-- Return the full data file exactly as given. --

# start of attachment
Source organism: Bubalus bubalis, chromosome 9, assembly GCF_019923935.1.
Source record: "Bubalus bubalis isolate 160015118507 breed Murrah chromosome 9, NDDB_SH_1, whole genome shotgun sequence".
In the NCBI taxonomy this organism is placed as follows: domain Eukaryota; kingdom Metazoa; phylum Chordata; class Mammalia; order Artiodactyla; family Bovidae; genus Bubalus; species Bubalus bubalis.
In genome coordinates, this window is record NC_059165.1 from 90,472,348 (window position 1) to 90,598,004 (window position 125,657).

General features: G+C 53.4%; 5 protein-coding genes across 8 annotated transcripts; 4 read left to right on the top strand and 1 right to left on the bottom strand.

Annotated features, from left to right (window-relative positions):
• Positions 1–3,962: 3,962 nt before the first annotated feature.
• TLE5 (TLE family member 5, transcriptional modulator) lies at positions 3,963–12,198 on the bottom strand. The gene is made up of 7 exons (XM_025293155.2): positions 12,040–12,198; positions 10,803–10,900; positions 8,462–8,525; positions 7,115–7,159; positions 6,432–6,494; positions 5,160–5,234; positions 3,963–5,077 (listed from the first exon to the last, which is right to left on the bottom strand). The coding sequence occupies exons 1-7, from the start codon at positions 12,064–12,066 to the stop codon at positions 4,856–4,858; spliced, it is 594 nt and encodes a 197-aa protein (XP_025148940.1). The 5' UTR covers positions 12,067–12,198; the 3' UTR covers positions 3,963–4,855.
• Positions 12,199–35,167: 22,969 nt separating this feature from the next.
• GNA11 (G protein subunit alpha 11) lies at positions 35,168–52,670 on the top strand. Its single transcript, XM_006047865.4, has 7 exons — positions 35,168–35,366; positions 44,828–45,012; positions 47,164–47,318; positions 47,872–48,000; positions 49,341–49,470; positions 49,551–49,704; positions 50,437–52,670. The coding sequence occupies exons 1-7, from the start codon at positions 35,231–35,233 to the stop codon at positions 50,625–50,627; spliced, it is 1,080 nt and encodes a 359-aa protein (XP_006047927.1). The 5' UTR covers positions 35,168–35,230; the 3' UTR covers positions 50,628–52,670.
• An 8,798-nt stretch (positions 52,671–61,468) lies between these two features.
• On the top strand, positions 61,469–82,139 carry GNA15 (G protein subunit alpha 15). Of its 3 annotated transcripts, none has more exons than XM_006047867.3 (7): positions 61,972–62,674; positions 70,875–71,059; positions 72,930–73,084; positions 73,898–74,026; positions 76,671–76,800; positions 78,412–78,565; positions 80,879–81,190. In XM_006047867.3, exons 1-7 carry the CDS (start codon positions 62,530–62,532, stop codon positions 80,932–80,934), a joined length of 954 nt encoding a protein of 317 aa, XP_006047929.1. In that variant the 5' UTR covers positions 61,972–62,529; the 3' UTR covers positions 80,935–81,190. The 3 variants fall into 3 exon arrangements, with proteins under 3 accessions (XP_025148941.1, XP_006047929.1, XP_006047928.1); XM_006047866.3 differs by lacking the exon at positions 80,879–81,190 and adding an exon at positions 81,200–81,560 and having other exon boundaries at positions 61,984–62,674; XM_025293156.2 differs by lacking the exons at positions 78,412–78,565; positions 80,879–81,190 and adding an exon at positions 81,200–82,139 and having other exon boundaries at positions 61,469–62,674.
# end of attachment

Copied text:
Source organism: Bubalus bubalis, chromosome 9, assembly GCF_019923935.1.
Source record: "Bubalus bubalis isolate 160015118507 breed Murrah chromosome 9, NDDB_SH_1, whole genome shotgun sequence".
In the NCBI taxonomy this organism is placed as follows: domain Eukaryota; kingdom Metazoa; phylum Chordata; class Mammalia; order Artiodactyla; family Bovidae; genus Bubalus; species Bubalus bubalis.
In genome coordinates, this window is record NC_059165.1 from 90,472,348 (window position 1) to 90,598,004 (window position 125,657).

General features: G+C 53.4%; 5 protein-coding genes across 8 annotated transcripts; 4 read left to right on the top strand and 1 right to left on the bottom strand.

Annotated features, from left to right (window-relative positions):
• Positions 1–3,962: 3,962 nt before the first annotated feature.
• TLE5 (TLE family member 5, transcriptional modulator) lies at positions 3,963–12,198 on the bottom strand. The gene is made up of 7 exons (XM_025293155.2): positions 12,040–12,198; positions 10,803–10,900; positions 8,462–8,525; positions 7,115–7,159; positions 6,432–6,494; positions 5,160–5,234; positions 3,963–5,077 (listed from the first exon to the last, which is right to left on the bottom strand). The coding sequence occupies exons 1-7, from the start codon at positions 12,064–12,066 to the stop codon at positions 4,856–4,858; spliced, it is 594 nt and encodes a 197-aa protein (XP_025148940.1). The 5' UTR covers positions 12,067–12,198; the 3' UTR covers positions 3,963–4,855.
• Positions 12,199–35,167: 22,969 nt separating this feature from the next.
• GNA11 (G protein subunit alpha 11) lies at positions 35,168–52,670 on the top strand. Its single transcript, XM_006047865.4, has 7 exons — positions 35,168–35,366; positions 44,828–45,012; positions 47,164–47,318; positions 47,872–48,000; positions 49,341–49,470; positions 49,551–49,704; positions 50,437–52,670. The coding sequence occupies exons 1-7, from the start codon at positions 35,231–35,233 to the stop codon at positions 50,625–50,627; spliced, it is 1,080 nt and encodes a 359-aa protein (XP_006047927.1). The 5' UTR covers positions 35,168–35,230; the 3' UTR covers positions 50,628–52,670.
• An 8,798-nt stretch (positions 52,671–61,468) lies between these two features.
• On the top strand, positions 61,469–82,139 carry GNA15 (G protein subunit alpha 15). Of its 3 annotated transcripts, none has more exons than XM_006047867.3 (7): positions 61,972–62,674; positions 70,875–71,059; positions 72,930–73,084; positions 73,898–74,026; positions 76,671–76,800; positions 78,412–78,565; positions 80,879–81,190. In XM_006047867.3, exons 1-7 carry the CDS (start codon positions 62,530–62,532, stop codon positions 80,932–80,934), a joined length of 954 nt encoding a protein of 317 aa, XP_006047929.1. In that variant the 5' UTR covers positions 61,972–62,529; the 3' UTR covers positions 80,935–81,190. The 3 variants fall into 3 exon arrangements, with proteins under 3 accessions (XP_025148941.1, XP_006047929.1, XP_006047928.1); XM_006047866.3 differs by lacking the exon at positions 80,879–81,190 and adding an exon at positions 81,200–81,560 and having other exon boundaries at positions 61,984–62,674; XM_025293156.2 differs by lacking the exons at positions 78,412–78,565; positions 80,879–81,190 and adding an exon at positions 81,200–82,139 and having other exon boundaries at positions 61,469–62,674.